Featuring in the Gay NZ New Year's honours list was a pleasant surprise, but on reflection, a promised law change for trans prisoners, integrating them into jails appropriate to their gender, is a very significant step forward. It should also be of no surprise to me that this could be achieved through collaborating with educated, motivated and principled people.
It's nice to have this work recognised and, I guess, because I had my head above the trench further than anyone else, I get the accolades as well as the flak.
A lot of people were pivotal in gaining the commitment from Corrections Minister Anne Tolley to integrate trans prisoners with the gender of their choice. I'm grateful to a number of journalists who I won't name, more for fear of repercussions of forgetting one of the many! We trans people have had better and more positive coverage in the media this year than ever. When Radio NZ runs a story on a new entrant into politics without mentioning that she is transgender, then I think we've really made progress. Without journalists like the ones I've dealt with this year, the fight for this law change would have failed. Thank you, journalist friends.
The team at TransAdvocates - Lexie Matheson, Allyson Hamblett and Kelly Ewing - all had varying but essential roles, keeping on the pressure with their own lobbying and keeping the enthusiasm going when there were setbacks. And setbacks there were, particularly with a venture with no budget coordinated from a ratty laptop on a remote pig farm with marginal internet.
With Jan Logie and Maryann Street taking up the cudgels in Parliament on the issue, the media's interest had already been piqued. The story gathered momentum when the light was shone on two particular trans women's cases here in Whangarei. A plan to challenge the regulations was hatched and the services of the Equal Justice Project at Auckland University were sought. The quality of the report reflects the talent and tenacity of those students who do this pro bono work. The EJP report commissioned by me made its way to journalists and the minister. It hit the national news again and, in my scariest voice, announced on Radio NZ that TransAdvocates Trust was going to challenge the regulations. There followed a resounding silence while the Minister digested the report and its overwhelming arguments in favour of abolishing the physical conformity test used for prisoner placement. Remember its name. The Equal Justice Project.
A special mention should also go in for Suraya Dewing, who not only came and supported the cause in court, but also completed her master's degree with a thesis on trans prisoners. She's a great advocate and someone who really helped me with brainstorming ideas. It's a great feeling having an academic sitting in the back of the court while running a novel argument.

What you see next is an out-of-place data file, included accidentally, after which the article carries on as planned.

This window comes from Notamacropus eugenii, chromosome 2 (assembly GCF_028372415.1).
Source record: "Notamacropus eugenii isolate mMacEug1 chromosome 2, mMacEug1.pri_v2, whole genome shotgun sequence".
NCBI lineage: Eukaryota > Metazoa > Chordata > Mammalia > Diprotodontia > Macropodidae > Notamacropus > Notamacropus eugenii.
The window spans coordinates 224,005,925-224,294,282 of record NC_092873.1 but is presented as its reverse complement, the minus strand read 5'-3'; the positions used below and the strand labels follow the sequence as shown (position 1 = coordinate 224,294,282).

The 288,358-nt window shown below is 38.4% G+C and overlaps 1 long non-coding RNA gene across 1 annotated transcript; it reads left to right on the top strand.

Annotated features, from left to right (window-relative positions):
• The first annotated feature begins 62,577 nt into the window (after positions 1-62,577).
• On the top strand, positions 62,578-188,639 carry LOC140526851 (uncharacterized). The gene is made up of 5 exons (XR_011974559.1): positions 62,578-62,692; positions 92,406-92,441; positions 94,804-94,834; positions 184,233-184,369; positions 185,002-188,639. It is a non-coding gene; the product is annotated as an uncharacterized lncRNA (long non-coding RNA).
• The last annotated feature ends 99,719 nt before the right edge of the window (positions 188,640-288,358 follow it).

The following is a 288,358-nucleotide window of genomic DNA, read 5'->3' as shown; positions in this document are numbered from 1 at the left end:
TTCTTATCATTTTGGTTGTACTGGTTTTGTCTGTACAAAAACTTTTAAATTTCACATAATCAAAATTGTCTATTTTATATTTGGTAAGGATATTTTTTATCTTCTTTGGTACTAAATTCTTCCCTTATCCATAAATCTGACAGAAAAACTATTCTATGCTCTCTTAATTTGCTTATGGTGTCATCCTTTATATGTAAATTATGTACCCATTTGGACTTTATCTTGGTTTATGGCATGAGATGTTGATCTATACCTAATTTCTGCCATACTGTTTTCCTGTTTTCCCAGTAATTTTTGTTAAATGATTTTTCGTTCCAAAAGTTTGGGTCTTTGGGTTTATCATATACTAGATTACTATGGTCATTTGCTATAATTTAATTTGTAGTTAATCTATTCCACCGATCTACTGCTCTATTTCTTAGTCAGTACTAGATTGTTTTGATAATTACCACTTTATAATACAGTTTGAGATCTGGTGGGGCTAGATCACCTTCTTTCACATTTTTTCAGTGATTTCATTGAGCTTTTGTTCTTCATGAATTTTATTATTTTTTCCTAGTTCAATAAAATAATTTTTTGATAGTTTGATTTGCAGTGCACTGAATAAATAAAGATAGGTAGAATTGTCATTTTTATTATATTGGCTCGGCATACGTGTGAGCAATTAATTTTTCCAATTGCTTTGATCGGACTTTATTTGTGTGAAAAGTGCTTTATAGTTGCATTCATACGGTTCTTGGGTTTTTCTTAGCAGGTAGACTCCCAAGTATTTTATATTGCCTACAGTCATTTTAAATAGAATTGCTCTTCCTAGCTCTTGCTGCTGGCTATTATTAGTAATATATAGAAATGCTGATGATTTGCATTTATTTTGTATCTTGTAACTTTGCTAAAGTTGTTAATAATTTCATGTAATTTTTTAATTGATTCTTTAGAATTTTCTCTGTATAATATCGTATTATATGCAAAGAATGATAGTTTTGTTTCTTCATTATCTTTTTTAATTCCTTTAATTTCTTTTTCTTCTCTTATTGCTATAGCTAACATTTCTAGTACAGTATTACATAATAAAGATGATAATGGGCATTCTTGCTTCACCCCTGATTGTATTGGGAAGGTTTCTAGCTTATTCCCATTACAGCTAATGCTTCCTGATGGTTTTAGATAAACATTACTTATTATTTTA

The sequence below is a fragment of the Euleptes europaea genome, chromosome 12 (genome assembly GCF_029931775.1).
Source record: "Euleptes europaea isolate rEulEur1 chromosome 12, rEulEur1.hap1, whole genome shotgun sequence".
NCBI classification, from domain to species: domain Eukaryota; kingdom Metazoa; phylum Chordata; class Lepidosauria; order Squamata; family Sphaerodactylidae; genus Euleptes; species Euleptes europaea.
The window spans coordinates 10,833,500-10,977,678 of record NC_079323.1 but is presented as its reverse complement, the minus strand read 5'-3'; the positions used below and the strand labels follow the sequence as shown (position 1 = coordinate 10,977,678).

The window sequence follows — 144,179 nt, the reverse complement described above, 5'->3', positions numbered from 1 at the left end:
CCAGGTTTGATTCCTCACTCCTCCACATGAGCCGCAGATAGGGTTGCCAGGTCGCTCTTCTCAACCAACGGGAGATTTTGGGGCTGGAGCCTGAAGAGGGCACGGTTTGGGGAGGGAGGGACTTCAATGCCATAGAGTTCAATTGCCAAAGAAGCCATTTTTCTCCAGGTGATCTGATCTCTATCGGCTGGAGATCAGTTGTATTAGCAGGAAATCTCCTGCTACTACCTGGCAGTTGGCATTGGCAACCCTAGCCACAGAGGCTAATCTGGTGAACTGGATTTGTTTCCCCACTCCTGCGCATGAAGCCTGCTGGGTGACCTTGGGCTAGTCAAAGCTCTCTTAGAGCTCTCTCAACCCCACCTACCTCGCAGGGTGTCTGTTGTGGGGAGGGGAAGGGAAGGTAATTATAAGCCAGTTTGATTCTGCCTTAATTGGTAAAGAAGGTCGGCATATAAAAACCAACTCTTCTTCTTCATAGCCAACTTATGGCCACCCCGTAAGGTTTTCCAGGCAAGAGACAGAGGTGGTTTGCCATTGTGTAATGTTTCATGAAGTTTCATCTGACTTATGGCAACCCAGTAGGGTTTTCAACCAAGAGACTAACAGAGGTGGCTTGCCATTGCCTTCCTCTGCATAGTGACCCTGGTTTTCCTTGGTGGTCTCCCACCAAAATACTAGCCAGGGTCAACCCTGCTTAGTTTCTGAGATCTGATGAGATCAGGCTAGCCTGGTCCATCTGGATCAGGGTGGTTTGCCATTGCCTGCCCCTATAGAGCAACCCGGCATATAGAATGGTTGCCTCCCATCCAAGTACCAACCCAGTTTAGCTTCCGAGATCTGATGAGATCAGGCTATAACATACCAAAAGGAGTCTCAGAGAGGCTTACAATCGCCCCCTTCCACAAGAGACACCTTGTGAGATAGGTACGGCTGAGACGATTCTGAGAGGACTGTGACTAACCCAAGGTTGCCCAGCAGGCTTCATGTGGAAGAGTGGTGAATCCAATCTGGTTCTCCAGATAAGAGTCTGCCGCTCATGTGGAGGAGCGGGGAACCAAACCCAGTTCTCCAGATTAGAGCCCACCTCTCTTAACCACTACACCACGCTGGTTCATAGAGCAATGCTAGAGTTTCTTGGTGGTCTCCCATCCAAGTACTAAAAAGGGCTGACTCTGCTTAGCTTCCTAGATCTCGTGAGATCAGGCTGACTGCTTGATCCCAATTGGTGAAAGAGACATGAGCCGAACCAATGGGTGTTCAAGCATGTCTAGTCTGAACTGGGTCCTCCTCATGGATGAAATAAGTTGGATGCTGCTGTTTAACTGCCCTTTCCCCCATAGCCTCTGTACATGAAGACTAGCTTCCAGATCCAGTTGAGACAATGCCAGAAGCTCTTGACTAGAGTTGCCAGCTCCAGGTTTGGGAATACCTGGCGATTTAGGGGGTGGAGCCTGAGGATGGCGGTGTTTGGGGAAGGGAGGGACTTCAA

I won't list the politicians and influential people who've helped in one way or another. Just being a fan of our facebook page adds credibility and provides a conduit whose value can't be underestimated.
Kelly Ewing, my partner, who tolerated what some might have seen as a bit of an obsession, showed tolerance, courage and commitment. Both she and Dave, our son, unexpectedly stepped up to the mark and into the glare of camera lights as Luisa Wall's Marriage Equality Bill went through the select committee. I'm very proud of my family, but I've always been conscious that doing high profile work would have an impact on them. As part of the "bitter flak" mentioned in the GayNZ article, she also became a target at one point. Despite this, both she and Dave believe so passionately in advancing trans people's presence and influence, they went on 60 Minutes. They stole the show. It was run four times this year. In doing so, they outed themselves in a small rural community. Scary though that was, it wasn't so bad. Country folk are more interested in having good neighbours than worrying about things like gender history or sexual orientation. Which, I guess, can't be said for all, particularly in light of the two Law Society complaints that came from one loony who claimed I'd misled the court about a transgender client.
But when I look around at the staunch support and cooperation that was focused on advancing trans causes this year, it's no surprise that we've done great things.